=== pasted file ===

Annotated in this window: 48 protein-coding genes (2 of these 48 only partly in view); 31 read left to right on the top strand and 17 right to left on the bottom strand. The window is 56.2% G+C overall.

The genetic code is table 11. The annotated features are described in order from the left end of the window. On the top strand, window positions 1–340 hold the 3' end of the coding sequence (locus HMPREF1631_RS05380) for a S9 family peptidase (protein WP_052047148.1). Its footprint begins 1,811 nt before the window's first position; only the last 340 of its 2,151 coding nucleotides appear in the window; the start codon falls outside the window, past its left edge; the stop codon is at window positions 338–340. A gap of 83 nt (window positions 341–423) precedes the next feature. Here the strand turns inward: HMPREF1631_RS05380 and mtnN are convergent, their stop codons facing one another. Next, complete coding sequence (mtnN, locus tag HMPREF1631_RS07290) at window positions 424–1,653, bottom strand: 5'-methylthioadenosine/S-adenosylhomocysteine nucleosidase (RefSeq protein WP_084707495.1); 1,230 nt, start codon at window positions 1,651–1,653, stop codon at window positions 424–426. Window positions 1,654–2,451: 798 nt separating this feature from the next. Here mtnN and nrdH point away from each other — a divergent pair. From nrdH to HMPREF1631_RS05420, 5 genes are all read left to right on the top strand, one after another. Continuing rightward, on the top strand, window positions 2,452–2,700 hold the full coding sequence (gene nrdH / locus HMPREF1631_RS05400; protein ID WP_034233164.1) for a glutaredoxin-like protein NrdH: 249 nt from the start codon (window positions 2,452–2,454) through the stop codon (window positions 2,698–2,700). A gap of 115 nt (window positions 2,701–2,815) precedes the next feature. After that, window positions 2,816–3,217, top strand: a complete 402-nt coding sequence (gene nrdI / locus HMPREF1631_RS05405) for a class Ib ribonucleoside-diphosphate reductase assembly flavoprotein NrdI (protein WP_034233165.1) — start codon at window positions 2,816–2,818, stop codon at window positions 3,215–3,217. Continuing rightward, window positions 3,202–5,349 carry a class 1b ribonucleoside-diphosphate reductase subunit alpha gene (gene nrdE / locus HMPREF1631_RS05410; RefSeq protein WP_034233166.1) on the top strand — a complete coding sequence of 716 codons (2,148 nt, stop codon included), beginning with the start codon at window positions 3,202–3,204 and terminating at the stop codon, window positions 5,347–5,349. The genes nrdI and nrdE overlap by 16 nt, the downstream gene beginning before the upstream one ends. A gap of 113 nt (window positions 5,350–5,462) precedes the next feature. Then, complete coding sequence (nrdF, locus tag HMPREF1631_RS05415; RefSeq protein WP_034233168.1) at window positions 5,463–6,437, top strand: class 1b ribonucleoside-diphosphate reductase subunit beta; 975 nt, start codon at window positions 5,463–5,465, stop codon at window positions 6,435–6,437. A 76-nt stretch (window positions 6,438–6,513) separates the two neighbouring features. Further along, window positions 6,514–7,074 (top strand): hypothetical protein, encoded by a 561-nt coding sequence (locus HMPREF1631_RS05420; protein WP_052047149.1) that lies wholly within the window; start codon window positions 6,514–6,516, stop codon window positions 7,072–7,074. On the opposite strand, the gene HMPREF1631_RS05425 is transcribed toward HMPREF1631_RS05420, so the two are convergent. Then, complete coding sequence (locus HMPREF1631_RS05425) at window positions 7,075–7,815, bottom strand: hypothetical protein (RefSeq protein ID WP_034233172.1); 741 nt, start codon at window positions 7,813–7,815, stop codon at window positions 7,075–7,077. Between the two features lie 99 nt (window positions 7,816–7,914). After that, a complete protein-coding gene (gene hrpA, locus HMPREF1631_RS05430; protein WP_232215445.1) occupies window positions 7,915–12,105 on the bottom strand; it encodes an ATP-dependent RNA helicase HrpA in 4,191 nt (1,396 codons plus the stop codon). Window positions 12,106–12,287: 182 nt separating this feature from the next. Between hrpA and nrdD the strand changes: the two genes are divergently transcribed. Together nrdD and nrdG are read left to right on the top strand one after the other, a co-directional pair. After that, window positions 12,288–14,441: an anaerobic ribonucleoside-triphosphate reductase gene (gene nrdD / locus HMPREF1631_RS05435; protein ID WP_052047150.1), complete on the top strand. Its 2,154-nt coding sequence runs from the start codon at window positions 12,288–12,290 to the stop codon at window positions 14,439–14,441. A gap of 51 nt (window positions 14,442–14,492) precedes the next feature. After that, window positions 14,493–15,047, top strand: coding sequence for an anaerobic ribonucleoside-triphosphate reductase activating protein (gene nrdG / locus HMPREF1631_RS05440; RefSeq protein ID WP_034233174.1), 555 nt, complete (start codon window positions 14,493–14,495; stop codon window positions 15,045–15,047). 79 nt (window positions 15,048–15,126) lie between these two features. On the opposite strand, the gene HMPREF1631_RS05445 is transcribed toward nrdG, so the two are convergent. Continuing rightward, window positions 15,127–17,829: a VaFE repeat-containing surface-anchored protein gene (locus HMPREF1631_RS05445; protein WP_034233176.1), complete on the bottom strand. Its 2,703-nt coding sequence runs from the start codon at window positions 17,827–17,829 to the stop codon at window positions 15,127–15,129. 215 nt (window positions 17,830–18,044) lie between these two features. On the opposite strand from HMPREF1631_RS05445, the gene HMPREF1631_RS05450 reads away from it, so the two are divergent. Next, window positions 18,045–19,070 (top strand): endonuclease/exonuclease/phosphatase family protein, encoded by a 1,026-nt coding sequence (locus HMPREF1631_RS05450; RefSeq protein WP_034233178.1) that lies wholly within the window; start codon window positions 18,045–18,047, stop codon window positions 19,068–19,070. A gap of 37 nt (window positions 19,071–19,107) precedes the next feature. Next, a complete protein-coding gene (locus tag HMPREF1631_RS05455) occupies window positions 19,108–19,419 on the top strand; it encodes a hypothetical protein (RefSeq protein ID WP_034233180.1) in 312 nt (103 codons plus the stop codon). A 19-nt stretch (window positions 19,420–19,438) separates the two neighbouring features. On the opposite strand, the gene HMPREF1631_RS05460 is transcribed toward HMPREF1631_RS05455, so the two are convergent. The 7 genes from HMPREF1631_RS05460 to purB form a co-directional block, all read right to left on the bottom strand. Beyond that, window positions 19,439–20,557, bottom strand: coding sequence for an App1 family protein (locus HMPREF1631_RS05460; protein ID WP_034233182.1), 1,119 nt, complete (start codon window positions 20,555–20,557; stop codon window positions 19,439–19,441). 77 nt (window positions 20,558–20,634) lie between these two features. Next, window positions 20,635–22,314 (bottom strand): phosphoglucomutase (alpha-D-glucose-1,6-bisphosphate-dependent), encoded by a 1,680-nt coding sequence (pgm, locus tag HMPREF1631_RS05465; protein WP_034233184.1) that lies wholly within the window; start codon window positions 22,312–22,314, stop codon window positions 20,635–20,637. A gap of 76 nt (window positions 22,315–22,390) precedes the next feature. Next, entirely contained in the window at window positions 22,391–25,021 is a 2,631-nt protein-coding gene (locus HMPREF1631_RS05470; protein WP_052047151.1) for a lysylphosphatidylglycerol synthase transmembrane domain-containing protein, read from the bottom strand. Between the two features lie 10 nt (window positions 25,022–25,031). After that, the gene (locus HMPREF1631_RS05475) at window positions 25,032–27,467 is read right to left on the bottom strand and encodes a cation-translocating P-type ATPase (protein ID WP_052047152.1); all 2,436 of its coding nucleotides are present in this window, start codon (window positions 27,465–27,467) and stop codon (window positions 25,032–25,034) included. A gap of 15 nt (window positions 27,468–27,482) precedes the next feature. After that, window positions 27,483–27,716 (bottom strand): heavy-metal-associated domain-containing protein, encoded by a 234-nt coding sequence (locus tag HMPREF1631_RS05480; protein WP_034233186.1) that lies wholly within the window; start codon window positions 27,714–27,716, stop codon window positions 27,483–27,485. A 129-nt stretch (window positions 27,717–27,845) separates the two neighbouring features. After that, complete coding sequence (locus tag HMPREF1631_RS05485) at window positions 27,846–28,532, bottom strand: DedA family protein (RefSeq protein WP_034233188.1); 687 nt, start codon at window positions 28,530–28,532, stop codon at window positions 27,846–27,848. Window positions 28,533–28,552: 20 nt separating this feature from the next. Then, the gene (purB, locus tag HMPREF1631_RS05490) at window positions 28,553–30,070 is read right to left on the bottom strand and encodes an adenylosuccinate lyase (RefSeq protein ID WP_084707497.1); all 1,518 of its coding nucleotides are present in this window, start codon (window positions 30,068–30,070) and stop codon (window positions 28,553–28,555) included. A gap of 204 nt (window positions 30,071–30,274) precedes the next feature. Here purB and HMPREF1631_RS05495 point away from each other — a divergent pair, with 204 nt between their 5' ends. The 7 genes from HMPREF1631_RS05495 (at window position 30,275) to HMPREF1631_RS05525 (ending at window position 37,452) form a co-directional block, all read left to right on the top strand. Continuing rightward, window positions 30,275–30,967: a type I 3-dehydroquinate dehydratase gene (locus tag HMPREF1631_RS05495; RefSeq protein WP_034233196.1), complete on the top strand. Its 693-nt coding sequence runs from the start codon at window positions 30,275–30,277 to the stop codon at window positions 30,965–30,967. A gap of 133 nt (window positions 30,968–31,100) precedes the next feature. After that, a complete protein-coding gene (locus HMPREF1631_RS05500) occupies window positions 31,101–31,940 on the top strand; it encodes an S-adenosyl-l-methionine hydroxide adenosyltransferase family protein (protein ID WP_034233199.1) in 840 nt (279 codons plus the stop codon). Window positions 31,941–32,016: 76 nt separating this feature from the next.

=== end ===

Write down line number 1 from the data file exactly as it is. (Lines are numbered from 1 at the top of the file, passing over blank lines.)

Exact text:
Annotated in this window: 48 protein-coding genes (2 of these 48 only partly in view); 31 read left to right on the top strand and 17 right to left on the bottom strand. The window is 56.2% G+C overall.